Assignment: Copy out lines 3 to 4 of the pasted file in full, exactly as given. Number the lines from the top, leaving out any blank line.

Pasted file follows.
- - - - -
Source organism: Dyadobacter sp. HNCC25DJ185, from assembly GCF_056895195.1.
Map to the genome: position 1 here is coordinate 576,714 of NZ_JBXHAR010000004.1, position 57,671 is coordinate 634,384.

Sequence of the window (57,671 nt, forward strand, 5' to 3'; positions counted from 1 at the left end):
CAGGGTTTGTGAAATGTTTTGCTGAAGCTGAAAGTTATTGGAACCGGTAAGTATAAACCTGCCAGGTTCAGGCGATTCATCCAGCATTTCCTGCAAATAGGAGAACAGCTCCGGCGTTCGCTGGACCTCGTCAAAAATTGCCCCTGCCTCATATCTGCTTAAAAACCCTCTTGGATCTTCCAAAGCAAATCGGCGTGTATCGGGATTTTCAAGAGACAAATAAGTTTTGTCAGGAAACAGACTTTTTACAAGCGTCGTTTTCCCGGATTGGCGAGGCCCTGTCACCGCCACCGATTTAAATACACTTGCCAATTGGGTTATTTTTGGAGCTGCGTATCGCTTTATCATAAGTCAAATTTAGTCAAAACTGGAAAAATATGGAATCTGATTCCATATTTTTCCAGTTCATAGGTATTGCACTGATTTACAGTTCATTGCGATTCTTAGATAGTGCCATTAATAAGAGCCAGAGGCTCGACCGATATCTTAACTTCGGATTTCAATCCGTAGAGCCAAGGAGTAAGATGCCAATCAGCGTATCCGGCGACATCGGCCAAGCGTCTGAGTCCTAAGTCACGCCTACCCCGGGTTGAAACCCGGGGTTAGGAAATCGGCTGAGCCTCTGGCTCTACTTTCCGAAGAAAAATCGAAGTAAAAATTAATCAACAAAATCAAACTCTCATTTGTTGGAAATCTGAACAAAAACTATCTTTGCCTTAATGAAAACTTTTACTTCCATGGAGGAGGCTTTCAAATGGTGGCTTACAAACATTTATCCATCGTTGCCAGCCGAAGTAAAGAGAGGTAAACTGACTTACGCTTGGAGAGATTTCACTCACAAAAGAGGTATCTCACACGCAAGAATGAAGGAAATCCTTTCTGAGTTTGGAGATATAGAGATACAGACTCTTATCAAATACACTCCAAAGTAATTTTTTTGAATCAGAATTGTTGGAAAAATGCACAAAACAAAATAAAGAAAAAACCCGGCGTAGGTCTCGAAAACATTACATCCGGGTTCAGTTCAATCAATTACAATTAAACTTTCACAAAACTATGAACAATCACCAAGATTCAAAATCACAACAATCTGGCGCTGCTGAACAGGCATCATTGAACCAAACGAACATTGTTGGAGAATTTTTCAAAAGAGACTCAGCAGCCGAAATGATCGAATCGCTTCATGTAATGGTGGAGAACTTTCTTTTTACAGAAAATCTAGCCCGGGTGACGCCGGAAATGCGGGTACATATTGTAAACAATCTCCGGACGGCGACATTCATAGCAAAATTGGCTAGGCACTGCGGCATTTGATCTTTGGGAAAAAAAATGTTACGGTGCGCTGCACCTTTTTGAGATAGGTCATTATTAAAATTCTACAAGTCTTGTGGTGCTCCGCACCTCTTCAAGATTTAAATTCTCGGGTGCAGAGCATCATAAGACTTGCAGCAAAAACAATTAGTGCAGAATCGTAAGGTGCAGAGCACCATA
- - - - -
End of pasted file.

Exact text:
Sequence of the window (57,671 nt, forward strand, 5' to 3'; positions counted from 1 at the left end):
CAGGGTTTGTGAAATGTTTTGCTGAAGCTGAAAGTTATTGGAACCGGTAAGTATAAACCTGCCAGGTTCAGGCGATTCATCCAGCATTTCCTGCAAATAGGAGAACAGCTCCGGCGTTCGCTGGACCTCGTCAAAAATTGCCCCTGCCTCATATCTGCTTAAAAACCCTCTTGGATCTTCCAAAGCAAATCGGCGTGTATCGGGATTTTCAAGAGACAAATAAGTTTTGTCAGGAAACAGACTTTTTACAAGCGTCGTTTTCCCGGATTGGCGAGGCCCTGTCACCGCCACCGATTTAAATACACTTGCCAATTGGGTTATTTTTGGAGCTGCGTATCGCTTTATCATAAGTCAAATTTAGTCAAAACTGGAAAAATATGGAATCTGATTCCATATTTTTCCAGTTCATAGGTATTGCACTGATTTACAGTTCATTGCGATTCTTAGATAGTGCCATTAATAAGAGCCAGAGGCTCGACCGATATCTTAACTTCGGATTTCAATCCGTAGAGCCAAGGAGTAAGATGCCAATCAGCGTATCCGGCGACATCGGCCAAGCGTCTGAGTCCTAAGTCACGCCTACCCCGGGTTGAAACCCGGGGTTAGGAAATCGGCTGAGCCTCTGGCTCTACTTTCCGAAGAAAAATCGAAGTAAAAATTAATCAACAAAATCAAACTCTCATTTGTTGGAAATCTGAACAAAAACTATCTTTGCCTTAATGAAAACTTTTACTTCCATGGAGGAGGCTTTCAAATGGTGGCTTACAAACATTTATCCATCGTTGCCAGCCGAAGTAAAGAGAGGTAAACTGACTTACGCTTGGAGAGATTTCACTCACAAAAGAGGTATCTCACACGCAAGAATGAAGGAAATCCTTTCTGAGTTTGGAGATATAGAGATACAGACTCTTATCAAATACACTCCAAAGTAATTTTTTTGAATCAGAATTGTTGGAAAAATGCACAAAACAAAATAAAGAAAAAACCCGGCGTAGGTCTCGAAAACATTACATCCGGGTTCAGTTCAATCAATTACAATTAAACTTTCACAAAACTATGAACAATCACCAAGATTCAAAATCACAACAATCTGGCGCTGCTGAACAGGCATCATTGAACCAAACGAACATTGTTGGAGAATTTTTCAAAAGAGACTCAGCAGCCGAAATGATCGAATCGCTTCATGTAATGGTGGAGAACTTTCTTTTTACAGAAAATCTAGCCCGGGTGACGCCGGAAATGCGGGTACATATTGTAAACAATCTCCGGACGGCGACATTCATAGCAAAATTGGCTAGGCACTGCGGCATTTGATCTTTGGGAAAAAAAATGTTACGGTGCGCTGCACCTTTTTGAGATAGGTCATTATTAAAATTCTACAAGTCTTGTGGTGCTCCGCACCTCTTCAAGATTTAAATTCTCGGGTGCAGAGCATCATAAGACTTGCAGCAAAAACAATTAGTGCAGAATCGTAAGGTGCAGAGCACCATA